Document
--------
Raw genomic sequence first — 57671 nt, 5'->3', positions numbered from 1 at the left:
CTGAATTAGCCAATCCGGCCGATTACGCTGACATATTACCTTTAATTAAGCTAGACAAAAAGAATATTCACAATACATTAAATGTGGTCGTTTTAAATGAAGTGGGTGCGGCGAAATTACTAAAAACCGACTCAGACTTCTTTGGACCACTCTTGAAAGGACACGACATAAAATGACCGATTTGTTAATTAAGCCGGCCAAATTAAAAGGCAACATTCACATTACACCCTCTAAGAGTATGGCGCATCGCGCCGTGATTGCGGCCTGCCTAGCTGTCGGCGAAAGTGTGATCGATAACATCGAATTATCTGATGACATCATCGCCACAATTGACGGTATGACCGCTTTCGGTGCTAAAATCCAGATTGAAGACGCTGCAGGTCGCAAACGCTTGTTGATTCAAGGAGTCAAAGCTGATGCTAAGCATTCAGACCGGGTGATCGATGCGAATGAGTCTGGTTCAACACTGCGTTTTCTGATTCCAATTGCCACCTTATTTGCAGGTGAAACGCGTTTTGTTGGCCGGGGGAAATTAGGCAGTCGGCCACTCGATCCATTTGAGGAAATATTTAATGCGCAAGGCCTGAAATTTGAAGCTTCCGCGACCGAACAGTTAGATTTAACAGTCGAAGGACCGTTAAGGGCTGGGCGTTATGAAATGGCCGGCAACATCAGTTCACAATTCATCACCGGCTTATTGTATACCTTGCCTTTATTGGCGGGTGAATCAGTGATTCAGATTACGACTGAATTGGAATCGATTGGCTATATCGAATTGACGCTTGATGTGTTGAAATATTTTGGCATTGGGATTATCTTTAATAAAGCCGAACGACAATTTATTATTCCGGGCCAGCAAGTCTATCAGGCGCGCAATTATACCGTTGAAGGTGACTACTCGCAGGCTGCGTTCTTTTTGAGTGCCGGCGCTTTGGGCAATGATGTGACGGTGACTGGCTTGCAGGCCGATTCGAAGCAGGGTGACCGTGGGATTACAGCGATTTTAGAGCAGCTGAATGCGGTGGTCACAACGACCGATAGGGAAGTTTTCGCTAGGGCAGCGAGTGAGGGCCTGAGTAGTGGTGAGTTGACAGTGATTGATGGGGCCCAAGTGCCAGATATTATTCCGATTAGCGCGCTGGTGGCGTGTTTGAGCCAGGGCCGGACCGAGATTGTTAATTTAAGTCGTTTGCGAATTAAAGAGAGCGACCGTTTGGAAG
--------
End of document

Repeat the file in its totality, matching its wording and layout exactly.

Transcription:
Raw genomic sequence first — 57671 nt, 5'->3', positions numbered from 1 at the left:
CTGAATTAGCCAATCCGGCCGATTACGCTGACATATTACCTTTAATTAAGCTAGACAAAAAGAATATTCACAATACATTAAATGTGGTCGTTTTAAATGAAGTGGGTGCGGCGAAATTACTAAAAACCGACTCAGACTTCTTTGGACCACTCTTGAAAGGACACGACATAAAATGACCGATTTGTTAATTAAGCCGGCCAAATTAAAAGGCAACATTCACATTACACCCTCTAAGAGTATGGCGCATCGCGCCGTGATTGCGGCCTGCCTAGCTGTCGGCGAAAGTGTGATCGATAACATCGAATTATCTGATGACATCATCGCCACAATTGACGGTATGACCGCTTTCGGTGCTAAAATCCAGATTGAAGACGCTGCAGGTCGCAAACGCTTGTTGATTCAAGGAGTCAAAGCTGATGCTAAGCATTCAGACCGGGTGATCGATGCGAATGAGTCTGGTTCAACACTGCGTTTTCTGATTCCAATTGCCACCTTATTTGCAGGTGAAACGCGTTTTGTTGGCCGGGGGAAATTAGGCAGTCGGCCACTCGATCCATTTGAGGAAATATTTAATGCGCAAGGCCTGAAATTTGAAGCTTCCGCGACCGAACAGTTAGATTTAACAGTCGAAGGACCGTTAAGGGCTGGGCGTTATGAAATGGCCGGCAACATCAGTTCACAATTCATCACCGGCTTATTGTATACCTTGCCTTTATTGGCGGGTGAATCAGTGATTCAGATTACGACTGAATTGGAATCGATTGGCTATATCGAATTGACGCTTGATGTGTTGAAATATTTTGGCATTGGGATTATCTTTAATAAAGCCGAACGACAATTTATTATTCCGGGCCAGCAAGTCTATCAGGCGCGCAATTATACCGTTGAAGGTGACTACTCGCAGGCTGCGTTCTTTTTGAGTGCCGGCGCTTTGGGCAATGATGTGACGGTGACTGGCTTGCAGGCCGATTCGAAGCAGGGTGACCGTGGGATTACAGCGATTTTAGAGCAGCTGAATGCGGTGGTCACAACGACCGATAGGGAAGTTTTCGCTAGGGCAGCGAGTGAGGGCCTGAGTAGTGGTGAGTTGACAGTGATTGATGGGGCCCAAGTGCCAGATATTATTCCGATTAGCGCGCTGGTGGCGTGTTTGAGCCAGGGCCGGACCGAGATTGTTAATTTAAGTCGTTTGCGAATTAAAGAGAGCGACCGTTTGGAAG